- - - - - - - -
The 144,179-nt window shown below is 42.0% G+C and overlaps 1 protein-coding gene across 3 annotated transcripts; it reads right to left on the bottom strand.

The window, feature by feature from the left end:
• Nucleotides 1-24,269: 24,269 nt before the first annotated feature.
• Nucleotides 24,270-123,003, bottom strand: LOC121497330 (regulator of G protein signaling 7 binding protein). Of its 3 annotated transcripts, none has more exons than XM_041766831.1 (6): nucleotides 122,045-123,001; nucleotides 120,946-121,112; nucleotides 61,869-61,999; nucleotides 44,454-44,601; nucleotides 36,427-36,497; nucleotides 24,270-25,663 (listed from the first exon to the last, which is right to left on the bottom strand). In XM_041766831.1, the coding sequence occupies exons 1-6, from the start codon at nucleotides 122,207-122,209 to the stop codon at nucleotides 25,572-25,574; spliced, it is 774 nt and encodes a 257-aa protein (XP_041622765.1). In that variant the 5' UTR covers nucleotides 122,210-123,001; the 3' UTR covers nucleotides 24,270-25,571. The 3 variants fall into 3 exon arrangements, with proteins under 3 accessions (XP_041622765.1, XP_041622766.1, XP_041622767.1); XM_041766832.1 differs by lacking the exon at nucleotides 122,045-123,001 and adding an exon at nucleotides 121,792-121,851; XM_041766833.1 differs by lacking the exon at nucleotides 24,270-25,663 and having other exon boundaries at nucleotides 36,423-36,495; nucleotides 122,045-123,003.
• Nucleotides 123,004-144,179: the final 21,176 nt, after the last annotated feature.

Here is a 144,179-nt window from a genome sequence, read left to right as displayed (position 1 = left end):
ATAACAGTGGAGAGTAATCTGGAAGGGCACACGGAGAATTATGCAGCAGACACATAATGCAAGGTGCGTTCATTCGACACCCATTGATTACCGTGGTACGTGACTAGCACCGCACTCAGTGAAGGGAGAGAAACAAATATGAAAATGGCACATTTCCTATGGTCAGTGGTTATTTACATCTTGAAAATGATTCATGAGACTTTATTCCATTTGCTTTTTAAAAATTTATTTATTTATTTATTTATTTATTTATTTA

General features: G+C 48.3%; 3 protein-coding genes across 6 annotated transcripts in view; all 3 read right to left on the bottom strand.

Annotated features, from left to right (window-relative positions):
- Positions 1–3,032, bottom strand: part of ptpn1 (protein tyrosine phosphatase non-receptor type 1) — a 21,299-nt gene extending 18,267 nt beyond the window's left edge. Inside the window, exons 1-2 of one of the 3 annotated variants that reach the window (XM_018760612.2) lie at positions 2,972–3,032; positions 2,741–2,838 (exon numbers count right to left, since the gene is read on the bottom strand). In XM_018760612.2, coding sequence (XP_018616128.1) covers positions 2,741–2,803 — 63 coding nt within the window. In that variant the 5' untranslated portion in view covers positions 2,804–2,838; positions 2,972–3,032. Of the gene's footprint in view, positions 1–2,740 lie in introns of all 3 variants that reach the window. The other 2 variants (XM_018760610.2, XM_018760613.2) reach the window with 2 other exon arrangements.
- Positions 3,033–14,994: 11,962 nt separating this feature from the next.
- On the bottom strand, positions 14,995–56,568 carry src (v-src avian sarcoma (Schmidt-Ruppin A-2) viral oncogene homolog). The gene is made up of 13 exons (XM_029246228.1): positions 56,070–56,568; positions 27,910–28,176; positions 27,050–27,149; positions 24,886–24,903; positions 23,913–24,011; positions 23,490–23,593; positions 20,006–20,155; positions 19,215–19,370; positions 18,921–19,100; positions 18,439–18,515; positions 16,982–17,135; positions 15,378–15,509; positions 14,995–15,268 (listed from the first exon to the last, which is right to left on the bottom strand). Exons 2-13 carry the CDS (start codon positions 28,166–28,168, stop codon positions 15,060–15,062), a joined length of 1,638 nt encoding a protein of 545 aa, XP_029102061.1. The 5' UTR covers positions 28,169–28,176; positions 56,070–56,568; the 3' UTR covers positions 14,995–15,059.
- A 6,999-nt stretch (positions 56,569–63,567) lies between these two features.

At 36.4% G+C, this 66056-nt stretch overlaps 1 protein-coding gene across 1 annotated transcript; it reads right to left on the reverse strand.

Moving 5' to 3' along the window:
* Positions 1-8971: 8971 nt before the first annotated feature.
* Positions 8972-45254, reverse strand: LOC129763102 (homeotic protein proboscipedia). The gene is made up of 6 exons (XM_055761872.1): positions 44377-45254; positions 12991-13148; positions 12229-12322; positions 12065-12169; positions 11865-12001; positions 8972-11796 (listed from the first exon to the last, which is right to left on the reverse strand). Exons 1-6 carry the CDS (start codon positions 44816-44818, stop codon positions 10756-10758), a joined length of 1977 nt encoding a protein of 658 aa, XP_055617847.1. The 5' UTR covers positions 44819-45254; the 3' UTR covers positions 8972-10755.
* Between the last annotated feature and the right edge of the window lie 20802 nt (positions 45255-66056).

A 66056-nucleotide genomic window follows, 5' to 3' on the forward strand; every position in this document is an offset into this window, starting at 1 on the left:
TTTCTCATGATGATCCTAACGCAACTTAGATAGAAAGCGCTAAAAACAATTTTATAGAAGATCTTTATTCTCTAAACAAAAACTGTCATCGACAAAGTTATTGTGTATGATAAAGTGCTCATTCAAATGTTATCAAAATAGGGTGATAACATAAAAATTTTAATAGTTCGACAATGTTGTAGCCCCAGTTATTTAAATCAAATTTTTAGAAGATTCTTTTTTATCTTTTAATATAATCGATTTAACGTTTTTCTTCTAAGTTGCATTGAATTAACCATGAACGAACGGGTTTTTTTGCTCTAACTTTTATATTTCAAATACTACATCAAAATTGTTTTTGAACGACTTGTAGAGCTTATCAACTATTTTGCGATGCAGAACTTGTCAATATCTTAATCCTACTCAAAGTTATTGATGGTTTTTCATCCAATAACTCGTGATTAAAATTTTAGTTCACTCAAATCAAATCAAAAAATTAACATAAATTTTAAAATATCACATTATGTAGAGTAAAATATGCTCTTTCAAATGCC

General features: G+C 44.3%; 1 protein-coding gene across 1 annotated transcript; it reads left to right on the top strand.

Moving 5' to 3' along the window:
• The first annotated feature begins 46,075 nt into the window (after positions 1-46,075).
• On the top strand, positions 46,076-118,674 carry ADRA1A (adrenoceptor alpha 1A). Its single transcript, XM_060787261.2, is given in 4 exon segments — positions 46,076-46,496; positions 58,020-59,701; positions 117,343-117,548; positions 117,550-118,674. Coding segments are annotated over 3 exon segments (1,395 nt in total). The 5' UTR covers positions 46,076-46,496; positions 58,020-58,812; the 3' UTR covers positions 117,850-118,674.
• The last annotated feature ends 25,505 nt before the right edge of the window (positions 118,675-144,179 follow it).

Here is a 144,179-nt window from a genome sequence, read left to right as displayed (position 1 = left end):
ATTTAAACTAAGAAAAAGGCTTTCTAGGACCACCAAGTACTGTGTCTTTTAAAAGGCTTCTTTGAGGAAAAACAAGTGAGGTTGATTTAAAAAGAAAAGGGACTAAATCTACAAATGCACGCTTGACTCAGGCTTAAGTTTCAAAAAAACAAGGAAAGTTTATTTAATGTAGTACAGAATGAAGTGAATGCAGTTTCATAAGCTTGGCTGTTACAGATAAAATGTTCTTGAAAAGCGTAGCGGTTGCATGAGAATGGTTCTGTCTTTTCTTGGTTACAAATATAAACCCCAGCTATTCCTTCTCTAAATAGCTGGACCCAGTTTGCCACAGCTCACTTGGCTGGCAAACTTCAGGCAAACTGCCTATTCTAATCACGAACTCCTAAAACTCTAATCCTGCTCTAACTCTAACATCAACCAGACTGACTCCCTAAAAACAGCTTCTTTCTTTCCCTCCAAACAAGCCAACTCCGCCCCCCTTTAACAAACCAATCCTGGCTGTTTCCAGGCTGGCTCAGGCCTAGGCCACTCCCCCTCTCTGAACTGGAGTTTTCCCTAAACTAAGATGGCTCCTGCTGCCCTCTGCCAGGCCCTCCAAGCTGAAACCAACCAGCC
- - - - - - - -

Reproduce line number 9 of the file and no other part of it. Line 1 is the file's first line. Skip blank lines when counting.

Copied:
Annotated features, from left to right (window-relative positions):